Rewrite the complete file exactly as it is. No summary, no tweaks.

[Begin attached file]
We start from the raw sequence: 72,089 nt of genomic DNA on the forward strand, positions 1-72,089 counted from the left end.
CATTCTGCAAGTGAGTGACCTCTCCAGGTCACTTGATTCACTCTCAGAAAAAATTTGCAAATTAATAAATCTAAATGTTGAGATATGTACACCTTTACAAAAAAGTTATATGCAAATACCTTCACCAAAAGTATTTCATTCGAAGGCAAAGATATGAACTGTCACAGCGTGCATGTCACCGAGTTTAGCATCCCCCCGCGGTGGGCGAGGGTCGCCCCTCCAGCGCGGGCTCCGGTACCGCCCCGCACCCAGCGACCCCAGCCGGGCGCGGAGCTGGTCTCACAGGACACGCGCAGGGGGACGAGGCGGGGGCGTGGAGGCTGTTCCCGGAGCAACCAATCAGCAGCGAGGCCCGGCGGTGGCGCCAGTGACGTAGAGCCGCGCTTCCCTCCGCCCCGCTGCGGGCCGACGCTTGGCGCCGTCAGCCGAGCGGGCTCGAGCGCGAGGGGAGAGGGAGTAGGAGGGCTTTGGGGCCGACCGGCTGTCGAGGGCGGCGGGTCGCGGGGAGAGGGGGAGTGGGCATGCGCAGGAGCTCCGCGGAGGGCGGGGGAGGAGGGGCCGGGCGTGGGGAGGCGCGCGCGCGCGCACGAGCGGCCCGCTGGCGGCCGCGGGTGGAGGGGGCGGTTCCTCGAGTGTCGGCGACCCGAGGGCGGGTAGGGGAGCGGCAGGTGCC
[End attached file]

We start from the raw sequence: 72,089 nt of genomic DNA on the forward strand, positions 1-72,089 counted from the left end.
CATTCTGCAAGTGAGTGACCTCTCCAGGTCACTTGATTCACTCTCAGAAAAAATTTGCAAATTAATAAATCTAAATGTTGAGATATGTACACCTTTACAAAAAAGTTATATGCAAATACCTTCACCAAAAGTATTTCATTCGAAGGCAAAGATATGAACTGTCACAGCGTGCATGTCACCGAGTTTAGCATCCCCCCGCGGTGGGCGAGGGTCGCCCCTCCAGCGCGGGCTCCGGTACCGCCCCGCACCCAGCGACCCCAGCCGGGCGCGGAGCTGGTCTCACAGGACACGCGCAGGGGGACGAGGCGGGGGCGTGGAGGCTGTTCCCGGAGCAACCAATCAGCAGCGAGGCCCGGCGGTGGCGCCAGTGACGTAGAGCCGCGCTTCCCTCCGCCCCGCTGCGGGCCGACGCTTGGCGCCGTCAGCCGAGCGGGCTCGAGCGCGAGGGGAGAGGGAGTAGGAGGGCTTTGGGGCCGACCGGCTGTCGAGGGCGGCGGGTCGCGGGGAGAGGGGGAGTGGGCATGCGCAGGAGCTCCGCGGAGGGCGGGGGAGGAGGGGCCGGGCGTGGGGAGGCGCGCGCGCGCGCACGAGCGGCCCGCTGGCGGCCGCGGGTGGAGGGGGCGGTTCCTCGAGTGTCGGCGACCCGAGGGCGGGTAGGGGAGCGGCAGGTGCC